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Sixteen Persons Charged in International Internet Fraud Scheme

(Whether or not real estate was involved I can't say. However, I thought it best to share with you. DS)
U.S. Attorney’s Office December 15, 2011
  • District of Nevada (703) 388-6336
LAS VEGAS—Federal charges have been unsealed against 16 individuals for their involvement in an international Internet scheme that defrauded online purchasers of purported merchandise such as automobiles and other items, announced Daniel G. Bogden, United States Attorney for the District of Nevada.

The defendants are charged with wire fraud, conspiracy to commit wire fraud, conspiracy to commit money laundering, and criminal forfeiture.

Thirteen of the defendants were arrested in Las Vegas, December 14, 2011. Most of those defendants appeared before United States Magistrate Judge Robert J. Johnston yesterday, and pleaded not guilty to the charges. Several other defendants are scheduled for initial court appearances today beginning at 3:00 p.m. One individual was arrested at Washington Dulles International National Airport in Virginia, and appeared before a federal magistrate judge there, and the remaining two defendants have not yet been arrested.

According to the allegations in the indictment, from about December 2008 to December 2011, conspirators situated outside of the United States listed and offered items for sale on Internet sites (such as Craigslist and Autotrader) and occasionally also placed advertisements in newspapers. The items offered for sale included automobiles, travel trailers and watercraft. The conspirators typically offered the items at attractive prices and often stated that personal exigencies, such as unemployment, military deployment, or family emergencies, required that they sell the offered items quickly.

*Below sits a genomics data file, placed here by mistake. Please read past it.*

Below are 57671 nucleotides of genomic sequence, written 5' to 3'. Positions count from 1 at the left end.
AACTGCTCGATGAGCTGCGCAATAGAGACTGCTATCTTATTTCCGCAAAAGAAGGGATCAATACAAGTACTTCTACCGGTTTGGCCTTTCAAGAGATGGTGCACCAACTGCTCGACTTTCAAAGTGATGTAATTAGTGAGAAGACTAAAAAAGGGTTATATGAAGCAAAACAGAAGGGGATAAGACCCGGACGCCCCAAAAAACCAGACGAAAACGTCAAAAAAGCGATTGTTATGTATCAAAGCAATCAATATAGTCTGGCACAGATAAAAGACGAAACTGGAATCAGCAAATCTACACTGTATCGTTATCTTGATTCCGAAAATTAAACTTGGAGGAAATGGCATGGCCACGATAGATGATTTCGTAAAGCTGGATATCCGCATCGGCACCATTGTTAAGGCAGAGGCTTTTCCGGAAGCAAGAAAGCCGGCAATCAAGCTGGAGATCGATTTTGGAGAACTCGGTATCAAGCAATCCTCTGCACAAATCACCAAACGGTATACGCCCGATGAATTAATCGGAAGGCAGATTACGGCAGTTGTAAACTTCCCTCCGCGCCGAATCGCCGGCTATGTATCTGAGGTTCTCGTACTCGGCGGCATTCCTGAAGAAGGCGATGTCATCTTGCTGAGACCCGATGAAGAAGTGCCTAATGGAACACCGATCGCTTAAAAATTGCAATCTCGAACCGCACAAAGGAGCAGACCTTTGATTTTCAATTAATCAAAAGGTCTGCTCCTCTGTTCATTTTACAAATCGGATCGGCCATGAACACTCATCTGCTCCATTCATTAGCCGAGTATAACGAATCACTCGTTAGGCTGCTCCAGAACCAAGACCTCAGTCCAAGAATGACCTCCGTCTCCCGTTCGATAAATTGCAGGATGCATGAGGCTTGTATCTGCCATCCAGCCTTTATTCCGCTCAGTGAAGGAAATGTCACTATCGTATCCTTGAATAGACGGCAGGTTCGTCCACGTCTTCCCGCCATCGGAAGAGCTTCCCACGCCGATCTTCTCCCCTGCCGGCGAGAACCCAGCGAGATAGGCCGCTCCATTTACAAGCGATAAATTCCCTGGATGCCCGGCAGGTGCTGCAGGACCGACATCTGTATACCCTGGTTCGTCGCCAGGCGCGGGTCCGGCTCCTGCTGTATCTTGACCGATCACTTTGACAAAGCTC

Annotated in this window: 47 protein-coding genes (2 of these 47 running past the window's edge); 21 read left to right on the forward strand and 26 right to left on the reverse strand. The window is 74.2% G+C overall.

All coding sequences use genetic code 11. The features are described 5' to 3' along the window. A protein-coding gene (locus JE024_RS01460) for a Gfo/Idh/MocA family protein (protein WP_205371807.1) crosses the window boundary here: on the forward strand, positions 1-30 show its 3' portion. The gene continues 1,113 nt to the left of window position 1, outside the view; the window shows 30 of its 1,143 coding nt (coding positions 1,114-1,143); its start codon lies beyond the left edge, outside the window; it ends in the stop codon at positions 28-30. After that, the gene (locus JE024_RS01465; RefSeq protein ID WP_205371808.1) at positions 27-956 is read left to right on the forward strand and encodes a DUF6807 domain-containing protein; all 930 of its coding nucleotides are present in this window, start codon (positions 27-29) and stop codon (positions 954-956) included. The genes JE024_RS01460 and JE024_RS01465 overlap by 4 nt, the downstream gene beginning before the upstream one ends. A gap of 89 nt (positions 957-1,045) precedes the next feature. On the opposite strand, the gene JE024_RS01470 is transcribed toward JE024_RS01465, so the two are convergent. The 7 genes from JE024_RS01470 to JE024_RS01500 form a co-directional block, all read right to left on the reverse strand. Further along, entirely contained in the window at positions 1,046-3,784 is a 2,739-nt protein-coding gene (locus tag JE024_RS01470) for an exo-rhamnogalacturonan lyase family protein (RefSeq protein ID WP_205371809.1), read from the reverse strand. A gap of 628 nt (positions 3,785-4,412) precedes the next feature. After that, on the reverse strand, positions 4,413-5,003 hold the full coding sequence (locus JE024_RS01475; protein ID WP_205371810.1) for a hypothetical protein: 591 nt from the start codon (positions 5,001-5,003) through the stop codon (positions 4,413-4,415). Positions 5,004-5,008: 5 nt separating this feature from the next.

To gain the confidence of prospective buyers, conspirators posing as owners of the items instructed buyers that the transactions were to be completed through eBay, Yahoo!Finance, or similar online services, which would securely hold the buyers’ funds until the purchased items were delivered. The conspirators sent e-mails to buyers which appeared or purported to be from eBay, Yahoo!Finance, or other such entities, and which instructed buyers to remit payment to designated agents of those entities who were to hold the purchase money in escrow until the transactions was concluded. In reality, the entire transaction was a sham: the conspirators did not deliver any of the items offered for sale; neither eBay, Yahoo!Finance, nor any similar entity participated in these transactions; and the purported escrow agents designated to receive buyers’ purchase money were actually participants in the scheme who received the funds fraudulently obtained from buyers on behalf of the conspiracy.

Relying on the schemers fraudulent representations, scores of buyers agreed to purchase items that the schemers offered online and in newspaper advertisements. The conspirators kept and converted the fraudulently obtained purchase money for their own purposes.